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Re: Checksumming layer

On Friday 11 January 2008 14:13, Forest Bond wrote:
> Hi,
> On Fri, Jan 11, 2008 at 01:55:46PM -0600, tweeks wrote:
> > On Friday 11 January 2008 06:44, Jeremy Sanders wrote:
> > > Jordi Prats wrote:
> > > > You could use tripwire to check periodically all files instead of
> > > > relay on the file system for that task. (I think no file system does
> > > > this checking by now)
> > >
> > > That's a possible idea.
> > >
> > > I would have thought it would be relatively simple to write a block
> > > device which acted a layer between the file system and real block
> > > device. I suppose the difficultly is getting all the corner cases
> > > correct. I've never written any kernel code, so maybe I should
> > > investigate doing that for fun...
> >
> > All files in the system are already hashed.  You can see this by doing
> > an "rpm -Va".  For example.. to create a baseline of a system to compare
> > against, just cron a script to:
> > 	rpm -Va > /root/RPMV/system-rpm-baseline.txt
> >
> > then once/day or whatever, do a diff... or just grep for any "bin"
> > directory changes and diff that.  I like this better than messing with
> > tripwire.  It's already there, native, and easy to use.
> This is specific to:
> * RPM-based systems
> * files provided by RPMs
> Consequently, it's only useful on certain systems,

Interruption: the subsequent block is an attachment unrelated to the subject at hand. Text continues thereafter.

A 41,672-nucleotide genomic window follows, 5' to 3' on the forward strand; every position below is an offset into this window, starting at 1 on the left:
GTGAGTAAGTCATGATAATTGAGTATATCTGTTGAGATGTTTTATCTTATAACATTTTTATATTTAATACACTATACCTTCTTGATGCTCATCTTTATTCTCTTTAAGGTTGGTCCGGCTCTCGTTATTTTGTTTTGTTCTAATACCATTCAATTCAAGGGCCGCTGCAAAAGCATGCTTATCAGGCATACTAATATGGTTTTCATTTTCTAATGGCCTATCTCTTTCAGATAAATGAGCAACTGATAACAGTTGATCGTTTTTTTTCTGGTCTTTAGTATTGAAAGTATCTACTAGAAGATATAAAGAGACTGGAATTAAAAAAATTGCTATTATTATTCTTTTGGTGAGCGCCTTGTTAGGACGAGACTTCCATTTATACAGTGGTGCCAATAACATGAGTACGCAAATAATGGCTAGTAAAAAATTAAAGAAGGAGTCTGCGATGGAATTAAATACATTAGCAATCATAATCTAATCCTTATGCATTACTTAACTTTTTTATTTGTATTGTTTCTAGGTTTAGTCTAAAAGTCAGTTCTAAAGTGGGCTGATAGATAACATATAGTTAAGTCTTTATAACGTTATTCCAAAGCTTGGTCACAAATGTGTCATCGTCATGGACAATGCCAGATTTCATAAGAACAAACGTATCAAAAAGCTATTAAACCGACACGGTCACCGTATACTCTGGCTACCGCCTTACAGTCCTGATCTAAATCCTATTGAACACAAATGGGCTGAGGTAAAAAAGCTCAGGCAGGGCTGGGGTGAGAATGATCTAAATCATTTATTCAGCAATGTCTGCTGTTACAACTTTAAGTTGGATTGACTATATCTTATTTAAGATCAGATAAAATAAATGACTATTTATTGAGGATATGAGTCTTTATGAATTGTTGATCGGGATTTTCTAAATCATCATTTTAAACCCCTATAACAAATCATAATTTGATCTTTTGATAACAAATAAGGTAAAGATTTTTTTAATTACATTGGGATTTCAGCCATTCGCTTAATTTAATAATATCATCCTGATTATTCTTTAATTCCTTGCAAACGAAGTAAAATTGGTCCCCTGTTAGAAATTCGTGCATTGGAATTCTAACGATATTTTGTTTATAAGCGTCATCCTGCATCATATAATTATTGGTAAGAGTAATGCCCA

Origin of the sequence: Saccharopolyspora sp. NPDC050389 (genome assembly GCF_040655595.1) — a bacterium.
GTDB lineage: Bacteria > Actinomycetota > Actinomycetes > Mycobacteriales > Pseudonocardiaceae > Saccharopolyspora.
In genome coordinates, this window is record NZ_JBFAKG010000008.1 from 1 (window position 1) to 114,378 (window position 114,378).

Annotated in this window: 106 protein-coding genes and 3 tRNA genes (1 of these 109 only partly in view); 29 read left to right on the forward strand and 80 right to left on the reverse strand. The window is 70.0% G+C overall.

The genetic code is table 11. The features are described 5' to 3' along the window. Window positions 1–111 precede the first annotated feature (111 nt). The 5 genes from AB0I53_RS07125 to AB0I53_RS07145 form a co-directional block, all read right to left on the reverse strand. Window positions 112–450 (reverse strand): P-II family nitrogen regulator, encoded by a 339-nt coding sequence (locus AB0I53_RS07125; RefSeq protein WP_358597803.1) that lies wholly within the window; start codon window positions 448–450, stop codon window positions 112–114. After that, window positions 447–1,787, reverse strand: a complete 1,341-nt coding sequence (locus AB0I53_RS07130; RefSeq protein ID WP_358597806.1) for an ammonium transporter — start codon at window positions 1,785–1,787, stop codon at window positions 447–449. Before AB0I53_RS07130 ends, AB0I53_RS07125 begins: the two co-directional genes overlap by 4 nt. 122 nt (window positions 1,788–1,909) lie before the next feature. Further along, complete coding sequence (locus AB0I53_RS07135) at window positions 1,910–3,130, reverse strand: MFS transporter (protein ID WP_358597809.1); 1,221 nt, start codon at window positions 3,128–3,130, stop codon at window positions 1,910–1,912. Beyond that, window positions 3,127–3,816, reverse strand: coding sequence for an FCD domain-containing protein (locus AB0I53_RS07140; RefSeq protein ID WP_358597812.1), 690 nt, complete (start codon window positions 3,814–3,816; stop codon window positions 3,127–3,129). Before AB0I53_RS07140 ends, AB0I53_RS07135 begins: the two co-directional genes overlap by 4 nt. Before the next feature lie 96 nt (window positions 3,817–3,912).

Heh.. well.. last I checked, this is a redhat ext3 list.  Red hat uses rpm.. 
and no one but Red hat still actually uses ext3 right? (hehe)...

> and, even then, only
> with certain files.  That's not very good coverage, is it?

Uhh.. all SYSTEM files.. which is all I'm looking at when doing compromise 
checks (except for root kits, etc.. for which I use separate tools).

> This is especially true when you consider that the files that came from the
> package manager are usually the ones that you don't care about as much when
> you've lost data.

You tripwire scan data files? Hmm..

I've seen hundred of compromised servers... 80-90% of them can be detected 
with a simple RPM scan.  The ones you can't are the ones where hacks have 
deleted the RPM DBs.  but in that case, your baseline diff sets off red flags 
anyway.  It's actually a pretty good scan to run nightly/weekly, etc (along 
with root kit scans, etc).  In fact.. I prefer using unorthodox detection 
methods rather than well known forms of F.A.M. (file alteration monitoring) 
like tripwire which if seen, are instantly attacked and disabled.


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